The Harvard University Drummers (THUD), Jessica Zdeb ’04: Lipson Grant for THUD’s winter concert of percussion music. Works presented will be both traditional and original. A number of the pieces will be written, arranged, or choreographed by members of the ensemble.

Fall 2002 grants for theater

“Brief Interviews with Hideous Men,” Graham Sack ’03: Timothy S. Mayer Grant for an original student adaptation of “Brief Interviews with Hideous Men,” a collection of short stories and monologues by David Foster Wallace. The show will examine postmodern alienation through the lens of male social and sexual dysfunction. An effort will also be made to relate the project to issues of estrangement through collaboration with student groups like Eating Concerns Hotline and Outreach (ECHO) and Room 13, a peer-counseling group.

Hyperion Shakespeare Company, Deena Chalabi ’03: Cobey Grant for the continuation of the Hyperion Shakespeare Company’s Fall Workshop Series with an intensive workshop for the Hyperion Board run by Shakespeare & Company in Lenox. Board members will then share their new techniques with other Hyperion members. Other potential workshops include a fight workshop and seminars with Hyperion’s faculty advisors.

“The Two-Character Play,” David Skeist ’02: Cobey Grant for a production of “The Two-Character Play” by Tennessee Williams. To take place in January as a postseason Harvard-Radcliffe Dramatic Club production.

Harvard-Radcliffe Dramatic Club, “The Zoo Story” and “The Dog,” Brendon DeMay ’03: Timothy S. Mayer Grant for two one-acts theater performance featuring “The Dog”, a short monologue by David Mamet, and Edward Albee’s “The Zoo Story.” The production will seek to highlight the theme of bonding, which is explored in both pieces.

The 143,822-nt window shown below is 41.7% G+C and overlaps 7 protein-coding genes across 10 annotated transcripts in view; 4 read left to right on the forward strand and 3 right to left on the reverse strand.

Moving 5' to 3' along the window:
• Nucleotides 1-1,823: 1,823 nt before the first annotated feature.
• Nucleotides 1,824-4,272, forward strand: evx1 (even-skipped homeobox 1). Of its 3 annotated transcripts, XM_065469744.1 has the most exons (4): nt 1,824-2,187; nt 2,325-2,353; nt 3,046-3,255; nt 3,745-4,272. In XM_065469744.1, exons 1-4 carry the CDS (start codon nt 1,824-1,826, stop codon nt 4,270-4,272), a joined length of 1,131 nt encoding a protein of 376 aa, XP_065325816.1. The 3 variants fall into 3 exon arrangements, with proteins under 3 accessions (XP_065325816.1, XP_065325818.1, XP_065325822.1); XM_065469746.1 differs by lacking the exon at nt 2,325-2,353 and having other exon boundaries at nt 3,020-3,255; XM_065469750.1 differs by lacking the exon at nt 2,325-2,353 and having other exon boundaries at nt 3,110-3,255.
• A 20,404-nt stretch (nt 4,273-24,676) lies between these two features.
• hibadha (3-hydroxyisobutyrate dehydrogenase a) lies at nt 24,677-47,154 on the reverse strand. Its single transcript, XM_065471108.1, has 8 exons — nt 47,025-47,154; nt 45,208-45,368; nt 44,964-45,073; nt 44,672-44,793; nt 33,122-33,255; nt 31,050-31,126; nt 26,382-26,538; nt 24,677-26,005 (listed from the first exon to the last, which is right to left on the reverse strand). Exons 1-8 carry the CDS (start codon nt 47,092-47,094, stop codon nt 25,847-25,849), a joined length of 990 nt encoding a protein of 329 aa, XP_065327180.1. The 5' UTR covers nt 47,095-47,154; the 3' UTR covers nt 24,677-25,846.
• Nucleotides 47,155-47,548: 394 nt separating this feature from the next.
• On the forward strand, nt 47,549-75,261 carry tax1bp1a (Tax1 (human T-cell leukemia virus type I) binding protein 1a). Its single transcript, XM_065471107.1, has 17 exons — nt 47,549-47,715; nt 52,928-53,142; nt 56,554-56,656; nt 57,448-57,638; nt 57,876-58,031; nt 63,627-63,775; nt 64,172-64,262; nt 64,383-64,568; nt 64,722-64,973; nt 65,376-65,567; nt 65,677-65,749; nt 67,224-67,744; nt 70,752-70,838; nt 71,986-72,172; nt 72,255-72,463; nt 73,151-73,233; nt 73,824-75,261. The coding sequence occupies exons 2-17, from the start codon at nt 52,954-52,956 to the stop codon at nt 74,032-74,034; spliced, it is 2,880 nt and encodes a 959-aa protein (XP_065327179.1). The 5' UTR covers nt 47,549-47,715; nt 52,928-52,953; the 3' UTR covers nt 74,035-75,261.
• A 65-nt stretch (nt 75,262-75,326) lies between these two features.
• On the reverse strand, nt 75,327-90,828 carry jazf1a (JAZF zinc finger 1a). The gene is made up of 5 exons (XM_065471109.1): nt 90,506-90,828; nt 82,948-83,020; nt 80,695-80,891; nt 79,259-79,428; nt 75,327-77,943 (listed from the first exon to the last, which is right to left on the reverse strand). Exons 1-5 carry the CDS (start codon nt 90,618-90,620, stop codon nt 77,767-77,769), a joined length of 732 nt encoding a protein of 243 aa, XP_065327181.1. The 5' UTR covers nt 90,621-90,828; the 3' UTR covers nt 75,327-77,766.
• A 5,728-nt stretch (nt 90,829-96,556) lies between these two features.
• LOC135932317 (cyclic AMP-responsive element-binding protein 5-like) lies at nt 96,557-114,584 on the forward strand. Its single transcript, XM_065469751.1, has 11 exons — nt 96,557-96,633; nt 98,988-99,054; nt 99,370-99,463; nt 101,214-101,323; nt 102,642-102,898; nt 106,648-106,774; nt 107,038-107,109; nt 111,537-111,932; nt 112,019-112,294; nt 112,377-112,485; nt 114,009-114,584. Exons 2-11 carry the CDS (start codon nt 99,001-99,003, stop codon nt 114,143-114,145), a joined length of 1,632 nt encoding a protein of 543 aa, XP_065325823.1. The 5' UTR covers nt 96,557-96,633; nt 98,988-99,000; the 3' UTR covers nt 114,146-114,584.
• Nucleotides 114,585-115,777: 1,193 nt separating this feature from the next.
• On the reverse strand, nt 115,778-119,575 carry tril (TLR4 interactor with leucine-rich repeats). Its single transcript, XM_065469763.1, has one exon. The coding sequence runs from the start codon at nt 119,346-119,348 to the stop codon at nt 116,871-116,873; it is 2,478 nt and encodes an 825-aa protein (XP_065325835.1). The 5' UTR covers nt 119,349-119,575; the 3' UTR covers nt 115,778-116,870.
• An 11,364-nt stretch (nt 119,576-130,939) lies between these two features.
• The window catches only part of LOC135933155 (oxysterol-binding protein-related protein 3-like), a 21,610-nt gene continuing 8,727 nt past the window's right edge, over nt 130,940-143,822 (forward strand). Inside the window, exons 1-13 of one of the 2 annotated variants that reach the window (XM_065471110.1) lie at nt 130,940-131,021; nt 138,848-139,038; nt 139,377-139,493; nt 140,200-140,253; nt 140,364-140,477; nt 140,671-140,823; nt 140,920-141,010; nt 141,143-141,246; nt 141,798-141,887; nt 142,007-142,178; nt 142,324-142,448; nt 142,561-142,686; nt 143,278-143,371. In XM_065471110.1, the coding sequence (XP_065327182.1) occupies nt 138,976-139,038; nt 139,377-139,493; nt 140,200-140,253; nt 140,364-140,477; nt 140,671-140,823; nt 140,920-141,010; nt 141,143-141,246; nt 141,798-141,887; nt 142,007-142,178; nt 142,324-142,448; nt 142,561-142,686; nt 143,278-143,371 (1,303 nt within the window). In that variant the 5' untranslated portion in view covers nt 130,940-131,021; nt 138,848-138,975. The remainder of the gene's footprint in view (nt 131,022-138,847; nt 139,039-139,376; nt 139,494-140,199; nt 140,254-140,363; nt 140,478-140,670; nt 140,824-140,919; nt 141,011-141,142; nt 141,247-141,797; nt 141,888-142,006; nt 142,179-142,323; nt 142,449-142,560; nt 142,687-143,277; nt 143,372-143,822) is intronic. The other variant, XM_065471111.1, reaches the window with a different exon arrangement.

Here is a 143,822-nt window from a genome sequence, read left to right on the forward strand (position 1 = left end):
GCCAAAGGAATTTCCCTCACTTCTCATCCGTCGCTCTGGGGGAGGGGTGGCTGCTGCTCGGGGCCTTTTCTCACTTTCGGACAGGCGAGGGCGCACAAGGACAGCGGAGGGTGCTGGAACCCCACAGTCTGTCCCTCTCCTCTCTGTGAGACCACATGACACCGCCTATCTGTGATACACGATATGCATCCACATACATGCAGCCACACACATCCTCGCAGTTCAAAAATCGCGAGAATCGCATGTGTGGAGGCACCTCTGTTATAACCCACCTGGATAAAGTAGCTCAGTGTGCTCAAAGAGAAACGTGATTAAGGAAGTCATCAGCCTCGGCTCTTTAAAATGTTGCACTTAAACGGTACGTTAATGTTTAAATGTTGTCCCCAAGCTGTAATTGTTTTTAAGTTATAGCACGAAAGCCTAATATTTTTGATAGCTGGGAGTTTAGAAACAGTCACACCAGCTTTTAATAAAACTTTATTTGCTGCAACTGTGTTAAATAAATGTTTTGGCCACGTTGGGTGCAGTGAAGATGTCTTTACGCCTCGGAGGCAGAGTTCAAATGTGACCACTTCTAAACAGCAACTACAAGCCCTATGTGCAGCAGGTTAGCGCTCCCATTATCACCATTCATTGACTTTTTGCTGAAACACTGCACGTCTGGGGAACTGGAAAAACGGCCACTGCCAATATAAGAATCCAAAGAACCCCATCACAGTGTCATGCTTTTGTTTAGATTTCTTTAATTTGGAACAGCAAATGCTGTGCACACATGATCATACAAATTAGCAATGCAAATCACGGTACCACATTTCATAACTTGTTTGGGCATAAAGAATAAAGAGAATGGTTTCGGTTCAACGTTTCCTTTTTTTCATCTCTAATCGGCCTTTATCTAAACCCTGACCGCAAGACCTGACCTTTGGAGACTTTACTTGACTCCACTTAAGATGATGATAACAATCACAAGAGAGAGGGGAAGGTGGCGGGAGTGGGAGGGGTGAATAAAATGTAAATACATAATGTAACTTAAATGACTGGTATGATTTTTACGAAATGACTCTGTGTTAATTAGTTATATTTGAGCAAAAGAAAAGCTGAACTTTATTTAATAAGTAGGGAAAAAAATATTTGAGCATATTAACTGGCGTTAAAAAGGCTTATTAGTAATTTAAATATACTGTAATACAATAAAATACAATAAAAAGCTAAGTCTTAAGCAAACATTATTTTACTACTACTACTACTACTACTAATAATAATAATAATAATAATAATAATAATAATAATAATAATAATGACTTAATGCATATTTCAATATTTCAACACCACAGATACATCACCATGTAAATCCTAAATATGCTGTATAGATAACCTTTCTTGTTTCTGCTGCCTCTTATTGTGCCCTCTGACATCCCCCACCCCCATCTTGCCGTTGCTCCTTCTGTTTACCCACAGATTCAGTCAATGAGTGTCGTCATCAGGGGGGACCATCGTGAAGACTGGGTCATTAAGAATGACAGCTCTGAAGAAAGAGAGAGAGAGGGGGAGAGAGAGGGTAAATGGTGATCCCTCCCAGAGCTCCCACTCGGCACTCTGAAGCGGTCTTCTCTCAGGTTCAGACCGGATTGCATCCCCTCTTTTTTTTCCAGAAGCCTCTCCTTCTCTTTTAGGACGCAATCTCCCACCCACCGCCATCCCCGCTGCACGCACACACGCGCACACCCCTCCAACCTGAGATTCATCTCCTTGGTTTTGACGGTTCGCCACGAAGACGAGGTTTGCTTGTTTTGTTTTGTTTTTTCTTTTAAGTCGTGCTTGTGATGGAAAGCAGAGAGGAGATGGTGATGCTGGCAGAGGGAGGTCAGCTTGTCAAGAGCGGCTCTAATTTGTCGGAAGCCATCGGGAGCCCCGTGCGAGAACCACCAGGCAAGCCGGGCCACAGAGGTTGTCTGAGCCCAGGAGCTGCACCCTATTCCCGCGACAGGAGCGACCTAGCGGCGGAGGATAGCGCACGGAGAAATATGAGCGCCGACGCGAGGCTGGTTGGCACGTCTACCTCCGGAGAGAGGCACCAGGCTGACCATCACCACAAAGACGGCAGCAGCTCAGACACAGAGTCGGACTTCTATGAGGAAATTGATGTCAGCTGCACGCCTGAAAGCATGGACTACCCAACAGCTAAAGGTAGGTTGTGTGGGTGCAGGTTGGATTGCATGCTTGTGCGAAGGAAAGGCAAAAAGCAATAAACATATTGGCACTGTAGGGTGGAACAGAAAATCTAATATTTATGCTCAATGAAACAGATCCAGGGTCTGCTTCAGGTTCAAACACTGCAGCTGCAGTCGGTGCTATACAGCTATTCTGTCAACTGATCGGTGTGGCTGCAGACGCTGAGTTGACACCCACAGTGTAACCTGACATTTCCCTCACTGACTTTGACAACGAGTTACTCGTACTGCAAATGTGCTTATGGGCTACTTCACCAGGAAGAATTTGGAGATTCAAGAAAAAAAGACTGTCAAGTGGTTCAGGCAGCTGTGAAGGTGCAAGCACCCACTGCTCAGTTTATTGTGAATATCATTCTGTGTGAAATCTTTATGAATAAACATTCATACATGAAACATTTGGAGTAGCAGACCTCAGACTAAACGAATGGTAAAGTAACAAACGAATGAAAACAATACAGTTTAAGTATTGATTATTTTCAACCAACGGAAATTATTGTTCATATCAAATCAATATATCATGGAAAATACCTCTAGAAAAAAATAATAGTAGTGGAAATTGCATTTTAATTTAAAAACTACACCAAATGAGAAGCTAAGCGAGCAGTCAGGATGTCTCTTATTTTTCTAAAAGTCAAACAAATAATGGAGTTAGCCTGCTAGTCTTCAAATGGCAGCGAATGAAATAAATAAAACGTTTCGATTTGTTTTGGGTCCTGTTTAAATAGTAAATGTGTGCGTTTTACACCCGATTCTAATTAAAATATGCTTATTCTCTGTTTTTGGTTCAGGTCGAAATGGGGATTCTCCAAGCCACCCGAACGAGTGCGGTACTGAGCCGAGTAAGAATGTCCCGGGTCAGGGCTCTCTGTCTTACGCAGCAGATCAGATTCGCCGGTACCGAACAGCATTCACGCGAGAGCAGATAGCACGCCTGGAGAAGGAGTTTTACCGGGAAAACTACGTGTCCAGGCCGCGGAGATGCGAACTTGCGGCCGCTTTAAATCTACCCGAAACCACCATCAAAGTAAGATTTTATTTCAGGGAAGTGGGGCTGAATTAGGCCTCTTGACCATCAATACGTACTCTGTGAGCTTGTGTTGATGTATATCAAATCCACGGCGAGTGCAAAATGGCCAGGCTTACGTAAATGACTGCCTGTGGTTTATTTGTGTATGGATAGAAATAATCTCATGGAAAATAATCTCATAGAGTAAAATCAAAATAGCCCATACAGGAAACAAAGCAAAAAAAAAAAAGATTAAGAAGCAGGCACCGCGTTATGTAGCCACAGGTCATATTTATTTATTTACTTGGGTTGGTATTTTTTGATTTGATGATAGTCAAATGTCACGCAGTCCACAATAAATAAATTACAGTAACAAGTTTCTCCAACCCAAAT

Theater of the Durang, Rebecca Rubins ’05: Timothy S. Mayer Grant for a festival of three one-act comedies written by Christopher Durang. The plays presented will be “The Actor’s Nightmare,” “For Whom the Southern Belle Tolls,” and “Medea.” The common bond tying the pieces together is that they are all theater parodies.

Women IN Color, Athena Theater Company, Women of Color United in Performing Arts, Lianuska Gutierrez ’03: Timothy S. Mayer Grant for an original theater project combining elements of drama, comedy, and dance to express issues of race and gender. Undergraduates will collaborate to create the script and choreography for the piece.

Fall 2002 grants for traditional cultural arts

Harvard-Radcliffe Chado Society, demonstrations of Japanese tea ceremony, Eleanore Chadderdon ’03: Solomon Grant for annual demonstrations of authentic Japanese tea ceremony that provides instruction and valuable insight into Japanese culture. The Chado Society hopes to expand its audience by increasing publicity through postering in and around campus.

The Orthodox Christian Fellowship, Ethiopian and Byzantine Orthodox Iconography, Nicholas Lamb ’05: Cohen Grant for a weekly workshop that will give interested students from the Harvard community the opportunity to learn about and participate in the artistic creation of painting Ethiopian and Byzantine icons. Chris Gocey, an expert iconographer, has volunteered to lead a series of weekly panels and workshops on icon painting.